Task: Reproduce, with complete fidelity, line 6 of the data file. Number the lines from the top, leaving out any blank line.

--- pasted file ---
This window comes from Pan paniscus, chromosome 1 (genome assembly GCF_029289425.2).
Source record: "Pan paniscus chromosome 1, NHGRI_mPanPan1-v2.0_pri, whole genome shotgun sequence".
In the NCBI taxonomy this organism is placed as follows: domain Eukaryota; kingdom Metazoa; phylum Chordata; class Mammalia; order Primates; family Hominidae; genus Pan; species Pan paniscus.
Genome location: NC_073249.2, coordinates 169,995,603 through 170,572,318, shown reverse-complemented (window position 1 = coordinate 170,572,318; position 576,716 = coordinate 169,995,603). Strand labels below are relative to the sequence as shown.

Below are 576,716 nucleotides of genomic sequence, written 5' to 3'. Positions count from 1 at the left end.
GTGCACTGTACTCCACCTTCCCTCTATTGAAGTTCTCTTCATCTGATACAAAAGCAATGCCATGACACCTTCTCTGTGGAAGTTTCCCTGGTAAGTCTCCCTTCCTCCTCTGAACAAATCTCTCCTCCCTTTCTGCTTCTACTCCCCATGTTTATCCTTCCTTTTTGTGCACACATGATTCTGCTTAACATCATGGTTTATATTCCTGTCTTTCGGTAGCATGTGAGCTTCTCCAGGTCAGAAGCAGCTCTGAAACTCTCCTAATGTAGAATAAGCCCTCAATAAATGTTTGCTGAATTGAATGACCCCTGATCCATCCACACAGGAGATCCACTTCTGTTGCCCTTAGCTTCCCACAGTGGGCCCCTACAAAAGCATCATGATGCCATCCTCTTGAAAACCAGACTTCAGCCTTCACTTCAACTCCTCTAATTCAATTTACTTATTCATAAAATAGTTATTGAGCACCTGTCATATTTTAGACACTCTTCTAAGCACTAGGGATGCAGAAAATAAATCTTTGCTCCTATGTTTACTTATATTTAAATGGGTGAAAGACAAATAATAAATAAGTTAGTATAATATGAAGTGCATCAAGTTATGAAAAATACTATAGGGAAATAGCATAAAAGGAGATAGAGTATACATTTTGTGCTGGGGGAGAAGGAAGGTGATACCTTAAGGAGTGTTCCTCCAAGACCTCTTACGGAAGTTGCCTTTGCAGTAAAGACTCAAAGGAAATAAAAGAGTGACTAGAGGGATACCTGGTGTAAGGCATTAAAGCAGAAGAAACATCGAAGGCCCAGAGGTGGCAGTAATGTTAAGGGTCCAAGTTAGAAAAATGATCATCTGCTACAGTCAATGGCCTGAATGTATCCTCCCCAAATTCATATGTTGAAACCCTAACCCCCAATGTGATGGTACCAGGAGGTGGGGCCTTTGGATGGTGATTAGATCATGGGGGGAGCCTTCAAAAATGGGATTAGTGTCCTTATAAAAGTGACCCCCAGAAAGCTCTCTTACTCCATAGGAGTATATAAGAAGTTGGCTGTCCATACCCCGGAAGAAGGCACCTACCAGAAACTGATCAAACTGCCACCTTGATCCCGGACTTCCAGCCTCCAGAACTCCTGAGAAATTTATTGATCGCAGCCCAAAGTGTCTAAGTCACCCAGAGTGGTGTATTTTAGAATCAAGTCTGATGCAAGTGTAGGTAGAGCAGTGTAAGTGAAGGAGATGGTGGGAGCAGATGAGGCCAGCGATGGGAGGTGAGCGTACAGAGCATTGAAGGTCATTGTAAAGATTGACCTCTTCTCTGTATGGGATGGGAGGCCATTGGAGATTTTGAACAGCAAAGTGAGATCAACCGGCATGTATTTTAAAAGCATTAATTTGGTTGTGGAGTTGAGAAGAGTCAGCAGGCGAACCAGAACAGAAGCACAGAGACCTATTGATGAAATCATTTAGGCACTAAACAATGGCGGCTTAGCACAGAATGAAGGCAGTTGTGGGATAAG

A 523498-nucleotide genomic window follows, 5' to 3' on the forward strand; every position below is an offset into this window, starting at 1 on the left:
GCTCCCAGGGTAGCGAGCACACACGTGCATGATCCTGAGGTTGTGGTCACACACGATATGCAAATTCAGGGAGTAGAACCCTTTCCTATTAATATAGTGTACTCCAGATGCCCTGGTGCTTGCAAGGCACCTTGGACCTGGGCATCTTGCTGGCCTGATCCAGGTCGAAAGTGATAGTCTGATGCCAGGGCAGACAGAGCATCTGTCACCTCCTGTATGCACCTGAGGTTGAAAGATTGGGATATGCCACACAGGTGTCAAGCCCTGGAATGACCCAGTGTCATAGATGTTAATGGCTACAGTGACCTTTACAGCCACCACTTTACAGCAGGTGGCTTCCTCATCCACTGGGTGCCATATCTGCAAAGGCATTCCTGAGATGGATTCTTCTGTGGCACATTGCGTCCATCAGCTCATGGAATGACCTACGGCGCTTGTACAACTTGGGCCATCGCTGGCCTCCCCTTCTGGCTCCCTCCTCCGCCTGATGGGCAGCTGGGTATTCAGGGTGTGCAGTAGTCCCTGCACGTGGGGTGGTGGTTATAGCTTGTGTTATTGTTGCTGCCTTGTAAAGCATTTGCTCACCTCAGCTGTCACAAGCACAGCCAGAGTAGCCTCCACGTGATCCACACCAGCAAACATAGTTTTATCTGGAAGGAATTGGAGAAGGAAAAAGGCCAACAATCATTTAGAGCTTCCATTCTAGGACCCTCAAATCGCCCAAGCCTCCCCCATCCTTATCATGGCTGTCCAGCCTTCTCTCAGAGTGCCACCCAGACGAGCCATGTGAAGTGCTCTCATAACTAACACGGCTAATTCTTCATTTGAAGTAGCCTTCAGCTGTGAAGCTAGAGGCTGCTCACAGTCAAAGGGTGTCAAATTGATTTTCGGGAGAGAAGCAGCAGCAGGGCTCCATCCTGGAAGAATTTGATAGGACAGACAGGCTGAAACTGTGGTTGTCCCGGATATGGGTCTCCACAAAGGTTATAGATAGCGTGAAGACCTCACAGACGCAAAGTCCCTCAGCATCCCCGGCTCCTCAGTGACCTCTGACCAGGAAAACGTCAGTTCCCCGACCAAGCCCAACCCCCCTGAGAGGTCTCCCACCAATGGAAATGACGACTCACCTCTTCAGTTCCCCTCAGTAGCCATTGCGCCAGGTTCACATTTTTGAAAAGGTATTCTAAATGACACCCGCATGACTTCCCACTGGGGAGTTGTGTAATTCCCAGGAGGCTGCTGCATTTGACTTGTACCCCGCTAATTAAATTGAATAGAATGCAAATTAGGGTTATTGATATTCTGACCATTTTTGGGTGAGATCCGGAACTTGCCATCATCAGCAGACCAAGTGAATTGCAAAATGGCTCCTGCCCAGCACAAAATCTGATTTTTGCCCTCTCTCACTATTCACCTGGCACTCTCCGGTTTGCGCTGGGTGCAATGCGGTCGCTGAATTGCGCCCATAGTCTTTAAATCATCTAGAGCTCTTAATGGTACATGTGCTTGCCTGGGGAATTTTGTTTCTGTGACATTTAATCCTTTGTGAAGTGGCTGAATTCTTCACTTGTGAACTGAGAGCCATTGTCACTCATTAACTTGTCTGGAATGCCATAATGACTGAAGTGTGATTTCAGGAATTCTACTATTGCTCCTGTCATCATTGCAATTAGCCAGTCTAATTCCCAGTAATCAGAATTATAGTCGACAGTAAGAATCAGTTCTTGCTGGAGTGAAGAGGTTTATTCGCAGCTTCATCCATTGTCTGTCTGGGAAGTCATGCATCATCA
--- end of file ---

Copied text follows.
GTGCACTGTACTCCACCTTCCCTCTATTGAAGTTCTCTTCATCTGATACAAAAGCAATGCCATGACACCTTCTCTGTGGAAGTTTCCCTGGTAAGTCTCCCTTCCTCCTCTGAACAAATCTCTCCTCCCTTTCTGCTTCTACTCCCCATGTTTATCCTTCCTTTTTGTGCACACATGATTCTGCTTAACATCATGGTTTATATTCCTGTCTTTCGGTAGCATGTGAGCTTCTCCAGGTCAGAAGCAGCTCTGAAACTCTCCTAATGTAGAATAAGCCCTCAATAAATGTTTGCTGAATTGAATGACCCCTGATCCATCCACACAGGAGATCCACTTCTGTTGCCCTTAGCTTCCCACAGTGGGCCCCTACAAAAGCATCATGATGCCATCCTCTTGAAAACCAGACTTCAGCCTTCACTTCAACTCCTCTAATTCAATTTACTTATTCATAAAATAGTTATTGAGCACCTGTCATATTTTAGACACTCTTCTAAGCACTAGGGATGCAGAAAATAAATCTTTGCTCCTATGTTTACTTATATTTAAATGGGTGAAAGACAAATAATAAATAAGTTAGTATAATATGAAGTGCATCAAGTTATGAAAAATACTATAGGGAAATAGCATAAAAGGAGATAGAGTATACATTTTGTGCTGGGGGAGAAGGAAGGTGATACCTTAAGGAGTGTTCCTCCAAGACCTCTTACGGAAGTTGCCTTTGCAGTAAAGACTCAAAGGAAATAAAAGAGTGACTAGAGGGATACCTGGTGTAAGGCATTAAAGCAGAAGAAACATCGAAGGCCCAGAGGTGGCAGTAATGTTAAGGGTCCAAGTTAGAAAAATGATCATCTGCTACAGTCAATGGCCTGAATGTATCCTCCCCAAATTCATATGTTGAAACCCTAACCCCCAATGTGATGGTACCAGGAGGTGGGGCCTTTGGATGGTGATTAGATCATGGGGGGAGCCTTCAAAAATGGGATTAGTGTCCTTATAAAAGTGACCCCCAGAAAGCTCTCTTACTCCATAGGAGTATATAAGAAGTTGGCTGTCCATACCCCGGAAGAAGGCACCTACCAGAAACTGATCAAACTGCCACCTTGATCCCGGACTTCCAGCCTCCAGAACTCCTGAGAAATTTATTGATCGCAGCCCAAAGTGTCTAAGTCACCCAGAGTGGTGTATTTTAGAATCAAGTCTGATGCAAGTGTAGGTAGAGCAGTGTAAGTGAAGGAGATGGTGGGAGCAGATGAGGCCAGCGATGGGAGGTGAGCGTACAGAGCATTGAAGGTCATTGTAAAGATTGACCTCTTCTCTGTATGGGATGGGAGGCCATTGGAGATTTTGAACAGCAAAGTGAGATCAACCGGCATGTATTTTAAAAGCATTAATTTGGTTGTGGAGTTGAGAAGAGTCAGCAGGCGAACCAGAACAGAAGCACAGAGACCTATTGATGAAATCATTTAGGCACTAAACAATGGCGGCTTAGCACAGAATGAAGGCAGTTGTGGGATAAG